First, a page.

Malcolm Gladwell – Catalyst 2013 – David & Goliath

David and Goliath is all about how we don't know our own strength.

It takes place in 1100 BC.  The Israelites are in the highlands in the east in Jerusalem and surrounding areas.  And the Philistines are in the coastal plain.  And in between is the Shepelah.  It's a beautiful area, but the real importance of it is strategic.

So the Philistines begin to march up the Valley of Elah to split the Israelite kingdom in two.  So the Israelites camp out on the northern edge of the valley, and the Philistines camp out on the southern edge.  And no one wants to be the first to advance because they'd have to be vulnerable in the valley.

So the Philistines send Goliath to challenge an Israelite warrior to settle the stalemate.  And David is the only one who volunteers.

Goliath is taunting him, and as the boy gets closer, he continues to mock him.  And David says he comes in the name of The Lord Almighty and kills him with a stone in a sling.

I think the way this story has been interpreted in popular culture has completely misinterpreted its meaning.

We call David the underdog.  We think it's an upset.  David is a kid.  Goliath is a mighty warrior. David is a shepherd boy.  Goliath has armor, a sword, etc.  David had a sling.

But we misunderstand what David had.  The stopping power of the stone that flew from David's sling had the stopping power of a 45 caliber bullet.

There is no question that David could kill Goliath.  In ancient warfare slingers were routinely devastating to heavy infantry.

Goliath was predicating his strategy on David coming to him.  So David takes this devastating weapon to this guy who has 100 pounds of armor.

So we've got the lumbering giant versus the nimble kid with superior technology and the Spirit of The Lord, and we call David the underdog?

Isaiah 16 says that if you look on the heart, David is the favorite.

I think we make this mistake all of the time.  I think we radically underestimate the power of the heart.  When I was writing my book, I bacame taken with the story of the town of Lishambaugh.

During WWII the Vichy government collaborated with the Nazis.  And teh whole country goes along with this except for this little town.

And the pastor of the church in this little town stands up and says to his congregation that we're not going to do anything that is contrary to the Gospel.

So the Vichy government passes all of these laws, and the people of the town ignore them.  And the word gets out around France that there's this town that's not going along with the program.

So Jews begin to show up, and the pastor goes to camps and negotiates for the release of Jewish children. And it's estimated that by the end of the war thousands of Jews were saved by this town.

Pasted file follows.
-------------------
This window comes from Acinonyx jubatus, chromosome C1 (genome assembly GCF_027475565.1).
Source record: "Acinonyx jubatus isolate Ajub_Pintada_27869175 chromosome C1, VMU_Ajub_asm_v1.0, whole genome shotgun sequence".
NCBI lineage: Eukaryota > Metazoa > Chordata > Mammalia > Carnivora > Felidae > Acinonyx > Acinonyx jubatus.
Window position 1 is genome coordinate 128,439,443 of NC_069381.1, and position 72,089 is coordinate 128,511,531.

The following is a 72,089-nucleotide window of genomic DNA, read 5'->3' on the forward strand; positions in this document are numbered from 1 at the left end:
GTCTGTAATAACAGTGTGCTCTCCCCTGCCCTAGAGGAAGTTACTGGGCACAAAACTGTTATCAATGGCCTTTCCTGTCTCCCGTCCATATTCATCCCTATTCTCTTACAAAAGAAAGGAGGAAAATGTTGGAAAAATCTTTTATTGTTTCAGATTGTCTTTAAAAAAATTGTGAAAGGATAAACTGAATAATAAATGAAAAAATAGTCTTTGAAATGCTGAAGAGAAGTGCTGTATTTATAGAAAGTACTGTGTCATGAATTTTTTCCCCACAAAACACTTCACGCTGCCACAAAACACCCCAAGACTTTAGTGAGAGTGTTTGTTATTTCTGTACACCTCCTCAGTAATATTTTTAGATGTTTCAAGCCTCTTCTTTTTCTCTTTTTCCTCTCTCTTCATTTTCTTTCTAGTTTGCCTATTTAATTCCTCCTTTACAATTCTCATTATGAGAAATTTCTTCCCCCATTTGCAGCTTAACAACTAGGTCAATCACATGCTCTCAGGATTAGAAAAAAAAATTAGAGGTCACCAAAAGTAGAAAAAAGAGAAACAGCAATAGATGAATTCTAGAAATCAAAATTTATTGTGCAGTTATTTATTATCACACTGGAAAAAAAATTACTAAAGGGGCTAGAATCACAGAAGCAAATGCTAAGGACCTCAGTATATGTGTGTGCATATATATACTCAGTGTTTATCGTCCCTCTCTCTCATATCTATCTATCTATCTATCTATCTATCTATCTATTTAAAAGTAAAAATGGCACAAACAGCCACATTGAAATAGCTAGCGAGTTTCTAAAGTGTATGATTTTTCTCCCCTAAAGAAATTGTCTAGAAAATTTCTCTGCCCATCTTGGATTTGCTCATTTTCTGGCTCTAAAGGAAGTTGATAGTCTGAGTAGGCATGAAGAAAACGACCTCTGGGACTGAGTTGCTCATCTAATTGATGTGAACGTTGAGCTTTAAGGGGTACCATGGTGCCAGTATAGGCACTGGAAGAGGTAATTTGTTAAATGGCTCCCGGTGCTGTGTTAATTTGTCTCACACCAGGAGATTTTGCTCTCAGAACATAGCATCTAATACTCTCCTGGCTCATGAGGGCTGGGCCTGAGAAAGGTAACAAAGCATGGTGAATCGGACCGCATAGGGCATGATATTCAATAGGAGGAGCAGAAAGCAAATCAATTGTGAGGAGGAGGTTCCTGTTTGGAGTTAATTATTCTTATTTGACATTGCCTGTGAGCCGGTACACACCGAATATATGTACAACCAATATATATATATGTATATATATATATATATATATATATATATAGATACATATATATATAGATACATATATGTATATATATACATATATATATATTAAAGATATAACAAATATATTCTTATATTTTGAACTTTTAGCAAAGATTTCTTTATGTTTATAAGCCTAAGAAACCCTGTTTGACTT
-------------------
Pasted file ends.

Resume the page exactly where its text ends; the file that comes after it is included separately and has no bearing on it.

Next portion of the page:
The kids write one of the senior French ministers a letter that basically says, "We have Jews, and if you try to get them, we won't let you."

It's an extraordinary story.

But I think that way of telling the story is inaccurate.  The people of the town simply had the right perspective on where true power really lies.  Yes, the Nazis were a powerful army.  But the people of the town knew that they were up in the mountains and inaccessible for half of the year.  And you could see them coming.  ANd the local police were friendly.

Couldn't the Nazis have come in and wiped them out?  Yes, but they had more important things to worry about.

But the most important weapon the town had was history.  The Huegenots in the town had been horrifically persecuted by the Catholic Church in the 18th Century.

During that process they learned how to band together, how to be strong, most of all they learned the power of their own faith.  And what happened?  God protectd them.

So along come the Nazis and they're like, "We've seen worse."

There's a wonderful quote from the pastor's wife in the winter of 1941, the first time a Jewish refugee came and asked for help.  She said, "I never thought to say no.  I never thought it would be dangerous.  Nobody did."

The Huegenots of this town were not the only committed Christians in France. There were many others.  But why was this village the only one that did anything?

The others didn't understand how powerful their faith made them.

We do that all of the time.  We underestimate the power of our own faith, and it has real world consequences.

How many Jews would have been spared the horrors of the Holocaust if others had done this?

We not only underestimate David, we misunderstand Goliath.

Someone leads Goliath down the mountain.  Why does he need that?

Then we read a mention of how slowly he moves.

Why does it take him so long to figure out what David is up to?  He's insulted.  Shouldn't he be at the very least worried that something is up?

Then Goliath says that David comes at him with sticks.  It's not sticks, it's one stick.

It sounds like Goliath is suffering from acromegaly.  It's caused by a tumor on the pituitary gland.  It causes people to grow exceptionally large, but it can also cause compression of the optic nerves and cause significant eyesight problems.

Think about that in explaining Goliath's behavoir.  He can't make it down the mountain on his own.  He can't really see David.

What the Israelites saw from high on that ridge was an intimidating giant, but they didn't understand that what made him an intimidating giant was also the source of his greatest weakness.

We need to remember two things:

1. That giants are not always what they seem.

2. That someone who is nimble, with superior technology, and armed with the Spirit of The Lord is not an underdog.

Posted at 10:07 AM on October 3rd, 2013
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